Global companies like Google and Microsoft are renowned for having a workplace culture that everyone wants to be a part of. It’s one of the primary reasons that they can attract and retain top talent from around the globe.
So how does a company with offices in over sixty countries manage to build a thriving, unified workforce? How do they align teams across different time zones, languages, and perceived cultural barriers?
The secret lies in their ability to establish and maintain a culture of trust, connection, and flexibility regardless of location.
Building company culture in the localisation industry
Having a positive workplace culture is important for any organisation, but it’s particularly relevant for those in the localisation industry, where multicultural teams are the norm.
Communication, collaboration, and trust are the cornerstone of strong, positive company culture. Once you have these solid foundations in place, you can then start to build on them by focusing on aspects such as:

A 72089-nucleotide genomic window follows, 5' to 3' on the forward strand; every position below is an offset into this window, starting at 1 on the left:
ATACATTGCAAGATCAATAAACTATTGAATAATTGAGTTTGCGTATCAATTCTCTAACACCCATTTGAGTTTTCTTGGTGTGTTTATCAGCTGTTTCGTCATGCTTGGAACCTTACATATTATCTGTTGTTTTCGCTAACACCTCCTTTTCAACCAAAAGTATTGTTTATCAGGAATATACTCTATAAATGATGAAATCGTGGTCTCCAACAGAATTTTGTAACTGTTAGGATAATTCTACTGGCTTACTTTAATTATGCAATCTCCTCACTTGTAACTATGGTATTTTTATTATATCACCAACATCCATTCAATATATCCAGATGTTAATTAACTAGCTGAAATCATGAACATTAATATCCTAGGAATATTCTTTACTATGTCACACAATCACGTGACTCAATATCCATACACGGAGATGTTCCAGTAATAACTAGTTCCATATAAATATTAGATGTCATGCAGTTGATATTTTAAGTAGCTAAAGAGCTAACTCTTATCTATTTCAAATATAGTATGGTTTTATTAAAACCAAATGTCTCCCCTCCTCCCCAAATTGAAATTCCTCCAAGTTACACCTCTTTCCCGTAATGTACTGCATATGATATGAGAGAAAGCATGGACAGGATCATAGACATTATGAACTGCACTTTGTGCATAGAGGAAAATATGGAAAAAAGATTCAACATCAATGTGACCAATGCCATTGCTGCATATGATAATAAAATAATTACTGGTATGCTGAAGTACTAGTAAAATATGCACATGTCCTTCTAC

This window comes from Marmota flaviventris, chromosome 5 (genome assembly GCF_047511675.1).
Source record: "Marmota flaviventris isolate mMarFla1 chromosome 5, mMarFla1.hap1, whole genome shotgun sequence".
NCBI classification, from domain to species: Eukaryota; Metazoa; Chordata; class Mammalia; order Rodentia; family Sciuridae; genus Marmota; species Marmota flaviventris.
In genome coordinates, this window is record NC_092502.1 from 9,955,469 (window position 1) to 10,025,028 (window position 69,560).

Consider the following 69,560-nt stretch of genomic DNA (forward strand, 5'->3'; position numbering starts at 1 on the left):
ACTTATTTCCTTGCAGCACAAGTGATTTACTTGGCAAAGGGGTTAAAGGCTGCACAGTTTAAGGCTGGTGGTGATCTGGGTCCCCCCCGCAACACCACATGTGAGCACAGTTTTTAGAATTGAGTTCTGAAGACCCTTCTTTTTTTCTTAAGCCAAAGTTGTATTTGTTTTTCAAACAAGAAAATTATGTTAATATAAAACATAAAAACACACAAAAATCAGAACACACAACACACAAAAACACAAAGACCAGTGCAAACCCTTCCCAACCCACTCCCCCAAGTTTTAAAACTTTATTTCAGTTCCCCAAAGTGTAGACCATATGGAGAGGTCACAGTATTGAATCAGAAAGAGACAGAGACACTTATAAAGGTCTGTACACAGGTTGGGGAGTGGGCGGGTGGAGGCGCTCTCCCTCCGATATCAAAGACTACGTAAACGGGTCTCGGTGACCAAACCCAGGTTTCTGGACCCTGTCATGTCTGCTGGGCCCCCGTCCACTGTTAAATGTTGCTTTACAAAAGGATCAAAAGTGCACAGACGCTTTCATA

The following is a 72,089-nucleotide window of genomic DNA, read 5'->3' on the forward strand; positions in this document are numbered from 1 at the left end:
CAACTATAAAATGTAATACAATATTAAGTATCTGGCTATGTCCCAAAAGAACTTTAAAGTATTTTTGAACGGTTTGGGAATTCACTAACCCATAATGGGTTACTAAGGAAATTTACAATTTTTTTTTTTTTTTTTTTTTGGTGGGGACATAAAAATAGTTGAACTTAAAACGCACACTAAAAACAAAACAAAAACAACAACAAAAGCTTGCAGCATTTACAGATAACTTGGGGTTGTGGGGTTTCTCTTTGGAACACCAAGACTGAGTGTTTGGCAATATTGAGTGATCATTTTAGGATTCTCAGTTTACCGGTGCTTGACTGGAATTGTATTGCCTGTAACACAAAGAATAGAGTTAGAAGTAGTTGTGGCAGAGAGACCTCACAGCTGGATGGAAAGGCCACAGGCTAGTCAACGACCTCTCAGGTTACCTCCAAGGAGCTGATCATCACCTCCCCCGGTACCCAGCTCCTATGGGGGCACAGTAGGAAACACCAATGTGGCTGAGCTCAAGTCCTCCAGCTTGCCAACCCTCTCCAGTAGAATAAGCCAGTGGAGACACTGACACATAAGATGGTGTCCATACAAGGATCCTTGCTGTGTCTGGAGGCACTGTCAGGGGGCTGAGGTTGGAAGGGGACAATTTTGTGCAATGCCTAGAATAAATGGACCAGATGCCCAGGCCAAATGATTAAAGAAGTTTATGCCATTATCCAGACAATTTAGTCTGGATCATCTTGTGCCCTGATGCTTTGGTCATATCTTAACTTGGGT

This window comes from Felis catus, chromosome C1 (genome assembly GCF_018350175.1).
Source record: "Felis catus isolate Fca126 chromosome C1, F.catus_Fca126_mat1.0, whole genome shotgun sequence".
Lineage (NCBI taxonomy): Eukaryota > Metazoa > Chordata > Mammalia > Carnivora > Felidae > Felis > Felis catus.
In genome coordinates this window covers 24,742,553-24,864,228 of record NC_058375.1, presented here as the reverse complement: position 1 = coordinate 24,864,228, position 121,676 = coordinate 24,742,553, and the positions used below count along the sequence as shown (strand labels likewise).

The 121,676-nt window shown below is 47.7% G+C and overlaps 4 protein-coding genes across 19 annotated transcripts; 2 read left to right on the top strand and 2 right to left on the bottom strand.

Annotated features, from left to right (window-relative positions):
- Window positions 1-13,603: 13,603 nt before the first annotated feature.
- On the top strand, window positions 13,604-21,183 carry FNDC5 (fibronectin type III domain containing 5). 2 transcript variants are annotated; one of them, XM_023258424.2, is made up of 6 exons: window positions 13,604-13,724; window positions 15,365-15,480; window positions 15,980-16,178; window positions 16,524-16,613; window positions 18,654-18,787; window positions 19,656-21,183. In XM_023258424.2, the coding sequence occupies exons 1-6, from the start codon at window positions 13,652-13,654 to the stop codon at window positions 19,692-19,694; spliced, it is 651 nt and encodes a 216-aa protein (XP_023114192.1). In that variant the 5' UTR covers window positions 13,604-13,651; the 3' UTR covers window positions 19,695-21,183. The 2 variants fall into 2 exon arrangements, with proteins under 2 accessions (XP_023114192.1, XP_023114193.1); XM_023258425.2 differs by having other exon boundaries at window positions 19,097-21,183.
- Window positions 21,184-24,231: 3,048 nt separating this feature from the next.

- Encouraging team members to actively participate in meetings
- Getting people to work together on lots of different projects
- Hiring people with diverse backgrounds, languages and skillsets
- Supporting employees’ desired work styles, trusting that the work will get done
- Hosting in-person meet-ups whenever possible (e.g., once a year conference in a central location)
Creating a sense of connection in remote teams
This building and shaping of company culture is not a once-off thing, but rather an organic, constantly evolving process that requires careful attention and maintenance. When team members are geographically disconnected from each other, you must seek to create a sense of connection in other ways.